When I need to decommission a hard drive, it's necessary for me to to securely wipe the data prior to disposal. Stanford's data wiping policy
is publicly accessible from the internet (though woefully out of date with the product recommendations—Mac OS 8 anyone?). It's usually not enough just to delete the files using the Finder or the rm
command, since that action merely hides your files and makes their blocks eligible for possible future write-overs. Inexpensive file recovery software can usually return data when you simply delete files this way, to say nothing of real forensics software.
You may know that your Mac's Disk Utility program has the "Secure Erase" option, where you can choose from three degrees of security. You can zero-out the data, which means the computer erases your data and writes over the drive with zeros. This is a minimal, but sometimes acceptable, data sanitization effort. You can also choose the seven-pass Department of Defense wipe, which takes longer, but makes data recovery nearly impossible. Then there's the 35-pass wipe, for the hyper vigilant and possibly neurotic.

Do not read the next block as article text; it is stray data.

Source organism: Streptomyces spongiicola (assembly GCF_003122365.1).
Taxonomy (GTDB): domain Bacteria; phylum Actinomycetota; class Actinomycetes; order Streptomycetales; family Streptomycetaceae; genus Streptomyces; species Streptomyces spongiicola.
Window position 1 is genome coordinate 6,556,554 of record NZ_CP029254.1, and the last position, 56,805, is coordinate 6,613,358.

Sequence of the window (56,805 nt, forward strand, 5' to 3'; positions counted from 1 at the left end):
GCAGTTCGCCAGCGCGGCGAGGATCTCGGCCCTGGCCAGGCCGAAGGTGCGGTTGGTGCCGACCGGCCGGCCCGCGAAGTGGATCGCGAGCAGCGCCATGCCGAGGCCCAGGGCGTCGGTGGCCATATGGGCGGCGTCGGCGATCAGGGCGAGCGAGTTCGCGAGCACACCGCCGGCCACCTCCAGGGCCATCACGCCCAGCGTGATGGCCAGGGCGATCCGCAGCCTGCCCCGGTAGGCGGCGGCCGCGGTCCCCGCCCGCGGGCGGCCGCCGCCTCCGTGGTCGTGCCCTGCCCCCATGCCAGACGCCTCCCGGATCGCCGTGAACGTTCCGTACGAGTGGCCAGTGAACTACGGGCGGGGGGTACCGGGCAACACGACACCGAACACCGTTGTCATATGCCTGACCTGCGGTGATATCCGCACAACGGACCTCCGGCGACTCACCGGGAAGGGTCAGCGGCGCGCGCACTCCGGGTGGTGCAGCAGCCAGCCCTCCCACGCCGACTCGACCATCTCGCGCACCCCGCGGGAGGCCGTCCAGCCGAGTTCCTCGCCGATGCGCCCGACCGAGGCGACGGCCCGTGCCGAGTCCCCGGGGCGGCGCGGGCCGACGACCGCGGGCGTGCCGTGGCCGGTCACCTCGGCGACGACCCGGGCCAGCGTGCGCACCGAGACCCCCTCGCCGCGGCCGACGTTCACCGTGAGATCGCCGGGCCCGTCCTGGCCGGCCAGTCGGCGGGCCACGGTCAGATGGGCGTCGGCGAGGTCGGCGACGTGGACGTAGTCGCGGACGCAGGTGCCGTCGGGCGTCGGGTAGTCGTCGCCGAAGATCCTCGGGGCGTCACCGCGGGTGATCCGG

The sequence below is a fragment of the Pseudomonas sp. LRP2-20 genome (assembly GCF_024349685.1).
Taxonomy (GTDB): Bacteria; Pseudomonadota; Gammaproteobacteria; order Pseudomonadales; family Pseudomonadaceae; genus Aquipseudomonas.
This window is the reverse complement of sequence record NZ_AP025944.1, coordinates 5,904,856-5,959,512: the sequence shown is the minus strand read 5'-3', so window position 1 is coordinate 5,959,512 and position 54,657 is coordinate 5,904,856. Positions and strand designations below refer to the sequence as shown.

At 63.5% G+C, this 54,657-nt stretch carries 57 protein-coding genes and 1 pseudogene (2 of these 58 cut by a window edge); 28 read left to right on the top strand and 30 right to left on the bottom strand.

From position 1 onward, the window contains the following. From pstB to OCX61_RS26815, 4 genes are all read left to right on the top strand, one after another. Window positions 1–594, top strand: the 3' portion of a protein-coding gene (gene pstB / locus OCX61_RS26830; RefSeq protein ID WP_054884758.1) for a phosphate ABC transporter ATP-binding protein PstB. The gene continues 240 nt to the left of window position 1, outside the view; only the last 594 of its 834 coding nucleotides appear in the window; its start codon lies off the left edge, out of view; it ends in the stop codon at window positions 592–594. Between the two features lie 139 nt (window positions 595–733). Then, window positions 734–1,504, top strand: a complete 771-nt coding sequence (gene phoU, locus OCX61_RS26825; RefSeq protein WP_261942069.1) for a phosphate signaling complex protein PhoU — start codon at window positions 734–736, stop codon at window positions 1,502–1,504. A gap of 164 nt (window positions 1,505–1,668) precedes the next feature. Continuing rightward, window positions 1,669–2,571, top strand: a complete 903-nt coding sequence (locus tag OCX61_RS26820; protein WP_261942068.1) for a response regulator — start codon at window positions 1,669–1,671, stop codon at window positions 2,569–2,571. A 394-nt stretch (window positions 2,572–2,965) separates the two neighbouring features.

What you may not know is that the diskutil command line tool has two additional options. In addition to the single-pass zero-out, you can choose a single-pass write over with random numbers. I would expect that process to take as long as a zero-out effort with Disk Utility. I'm not sure exactly sure what the benefit here is, except that it would remove the known delta between the state prior to the zero-out and the zeros. That is, if you used forensic analysis to examine a drive and it's all zeros, and your sophisticated tools detect prior states, it's reasonable to understand that that prior state is likely true (since we know that the new state will always be a zero).
The other option with diskutil is what Apple labels a "DoE [Department of Energy] three-pass secure erase". I don't know much about this option.
Here is the man page
and the secureErase option; you can also just type diskutil secureErase
at the prompt for the associated help.